Can you relate to these Asia-Pacific travelers’ hotel habits?
ASIA-PACIFIC travelers are among the most well-traveled globally.
In fact, the travel industry will see an increased share of tourism from the Asia-Pacific as more of these travelers take to the skies, roads, and seas across regions. According to Sabre, four out of five Asian travelers say that travel is no longer a luxury for them – it’s a necessity.
According to Expedia‘s 2018 Global Flight & Hotel Etiquette study, Thailand topped the list with its travelers boarding an average of 10.1 flights in the past year, followed by Japan with an average of 9.1 flights and India with an average of 7.6 flights.
The frequency of air travel among Asia-Pacific travelers is also significantly higher than travelers from the US – who only flew an average of 4.8 times in the past year, as well as travelers from Europe.
Whether new or well-seasoned, people in Asia-Pacific generally travel more frequently by air than their counterparts from Europe, North America, and Latin America. But their hotel etiquette habits still differ significantly when contrasting travel behaviors across various Asia-Pacific markets, perhaps due to Asia-Pacific being an extremely diverse region.
Here’s a look at the 10 defining habits of Asia-Pacific travelers in terms of their hotel etiquette:
This group of travelers is most likely to make full use of the toiletries provided by the hotel.
73 percent of Australian travelers shared that they currently do so, followed by 72 percent of travelers from Malaysia who do the same.
They’re the most sensitive to dirty or foul-smelling hotel rooms.
90 percent of Hong Kong travelers will likely ask for a change of rooms should they find it dirty or unpleasing to them.
Surprisingly, Indian travelers are most likely to have flings and meet strangers from the internet in their hotel rooms.
21 percent of Indian travelers admitted that they have done either, and in greater numbers compared to travelers from the other Asia-Pacific markets.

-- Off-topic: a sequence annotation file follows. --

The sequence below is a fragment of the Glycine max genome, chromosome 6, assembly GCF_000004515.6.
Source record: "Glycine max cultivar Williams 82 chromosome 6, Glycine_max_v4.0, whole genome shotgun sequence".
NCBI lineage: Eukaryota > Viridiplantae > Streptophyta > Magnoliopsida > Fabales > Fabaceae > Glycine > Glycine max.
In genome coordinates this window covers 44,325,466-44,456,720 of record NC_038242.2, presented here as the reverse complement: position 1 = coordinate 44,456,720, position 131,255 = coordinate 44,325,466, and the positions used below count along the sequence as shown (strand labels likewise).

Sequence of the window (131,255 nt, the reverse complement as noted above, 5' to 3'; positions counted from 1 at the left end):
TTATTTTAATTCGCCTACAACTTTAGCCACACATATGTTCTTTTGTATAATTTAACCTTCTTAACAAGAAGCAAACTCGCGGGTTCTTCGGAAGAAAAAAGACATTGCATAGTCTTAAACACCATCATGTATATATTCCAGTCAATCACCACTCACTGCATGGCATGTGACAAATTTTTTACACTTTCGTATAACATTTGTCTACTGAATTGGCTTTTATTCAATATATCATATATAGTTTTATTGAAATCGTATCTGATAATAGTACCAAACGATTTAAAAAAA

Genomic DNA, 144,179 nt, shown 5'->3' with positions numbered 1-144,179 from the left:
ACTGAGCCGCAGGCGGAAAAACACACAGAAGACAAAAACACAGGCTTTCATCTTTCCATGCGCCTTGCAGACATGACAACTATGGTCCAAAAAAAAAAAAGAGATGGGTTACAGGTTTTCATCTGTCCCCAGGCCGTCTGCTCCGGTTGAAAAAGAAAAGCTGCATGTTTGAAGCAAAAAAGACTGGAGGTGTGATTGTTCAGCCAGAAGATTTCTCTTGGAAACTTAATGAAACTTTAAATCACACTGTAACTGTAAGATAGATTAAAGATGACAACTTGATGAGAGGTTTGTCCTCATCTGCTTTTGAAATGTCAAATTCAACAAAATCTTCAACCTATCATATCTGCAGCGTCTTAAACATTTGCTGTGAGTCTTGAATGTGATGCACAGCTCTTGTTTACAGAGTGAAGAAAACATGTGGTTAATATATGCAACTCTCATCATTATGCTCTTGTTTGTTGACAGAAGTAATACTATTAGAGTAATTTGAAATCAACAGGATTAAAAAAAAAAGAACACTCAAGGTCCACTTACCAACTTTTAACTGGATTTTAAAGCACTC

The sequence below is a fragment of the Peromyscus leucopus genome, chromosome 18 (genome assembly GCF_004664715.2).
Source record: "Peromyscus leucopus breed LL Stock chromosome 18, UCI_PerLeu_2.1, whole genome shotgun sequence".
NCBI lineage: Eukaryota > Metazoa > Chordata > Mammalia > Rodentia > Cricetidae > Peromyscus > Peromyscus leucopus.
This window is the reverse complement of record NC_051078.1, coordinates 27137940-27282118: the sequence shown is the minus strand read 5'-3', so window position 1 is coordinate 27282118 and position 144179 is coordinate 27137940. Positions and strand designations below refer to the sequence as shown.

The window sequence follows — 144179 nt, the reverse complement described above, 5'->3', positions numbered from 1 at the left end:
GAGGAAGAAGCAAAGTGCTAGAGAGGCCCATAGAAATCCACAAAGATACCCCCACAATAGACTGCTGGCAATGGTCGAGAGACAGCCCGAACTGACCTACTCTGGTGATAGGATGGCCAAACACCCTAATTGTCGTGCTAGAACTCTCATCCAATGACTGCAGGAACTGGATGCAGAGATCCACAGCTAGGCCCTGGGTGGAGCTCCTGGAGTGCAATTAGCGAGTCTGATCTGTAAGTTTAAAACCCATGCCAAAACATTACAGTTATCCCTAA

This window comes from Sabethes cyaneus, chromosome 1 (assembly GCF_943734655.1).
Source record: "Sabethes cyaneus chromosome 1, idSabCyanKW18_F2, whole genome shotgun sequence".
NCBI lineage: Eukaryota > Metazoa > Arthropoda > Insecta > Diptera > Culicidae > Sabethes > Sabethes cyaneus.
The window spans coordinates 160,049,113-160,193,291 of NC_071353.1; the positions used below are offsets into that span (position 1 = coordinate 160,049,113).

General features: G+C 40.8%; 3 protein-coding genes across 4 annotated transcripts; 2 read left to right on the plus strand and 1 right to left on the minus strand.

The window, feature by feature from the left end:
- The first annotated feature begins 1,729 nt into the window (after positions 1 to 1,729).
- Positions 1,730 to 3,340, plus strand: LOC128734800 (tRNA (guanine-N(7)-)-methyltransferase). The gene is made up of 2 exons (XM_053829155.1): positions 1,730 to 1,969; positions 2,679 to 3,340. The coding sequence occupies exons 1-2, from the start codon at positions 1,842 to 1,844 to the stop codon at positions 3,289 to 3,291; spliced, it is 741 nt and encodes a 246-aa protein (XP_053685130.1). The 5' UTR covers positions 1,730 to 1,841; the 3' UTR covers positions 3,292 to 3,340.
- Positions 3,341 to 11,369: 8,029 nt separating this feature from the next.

These East Asians are most likely to book big chain hotels, with 83 percent of Japanese travelers choosing chain hotels as their top choices.
In contrast, Singaporean travelers tend to like boutique hotels better, with 69 percent of travelers preferring this option.
Malaysians are most cost-conscious when it comes to selecting a hotel.
74 percent of Malaysian travelers said cost was a “very important” factor when choosing a hotel, ahead of travelers from Singapore and South Korea with 70 percent and 68 percent of travelers agreeing with this.
This other group of travelers from Down Under finds noisy neighbors most problematic.
63 percent are likely to ask for a change of rooms when they encounter such neighbors, ahead of the 55 percent of travelers from Australia and Thailand who would do the same.
Singaporean travelers are the most Wi-Fi obsessed travelers in Asia-Pacific and the third most Wi-Fi obsessed travelers in the world behind Brazil (83 percent) and USA (82 percent).
80 percent of Singapore travelers chose Wi-Fi as a “very important” hotel amenity, followed by Malaysian travelers with 76 percent and Hong Kong travelers with 74 percent doing the same.
Parents, hold on tight to your children as Taiwanese travelers tend to be annoyed by inattentive parents at hotels, and 62 percent of Taiwanese travelers agree on this point.
In contrast, only 50 percent of Hong Kong travelers find inattentive parents annoying, while 50 percent of South Korean travelers chose in-room revelers as the most annoying guests at a hotel.
South Koreans topped the list as the group of travelers that are most likely to book hotel rooms for being intimate.
50 percent of South Korean travelers have booked a room specifically for intimacy, way ahead of American travelers who came in second with 30 percent of travelers who would do the same.
The Thais are among the savviest when it comes to booking flight and hotel packages.
In fact, 36 percent of Thai travelers would simultaneously book a flight and hotel travel package, ahead of markets such as Hong Kong and South Korea, with 30 percent and 26 percent of travelers who would do the same respectively.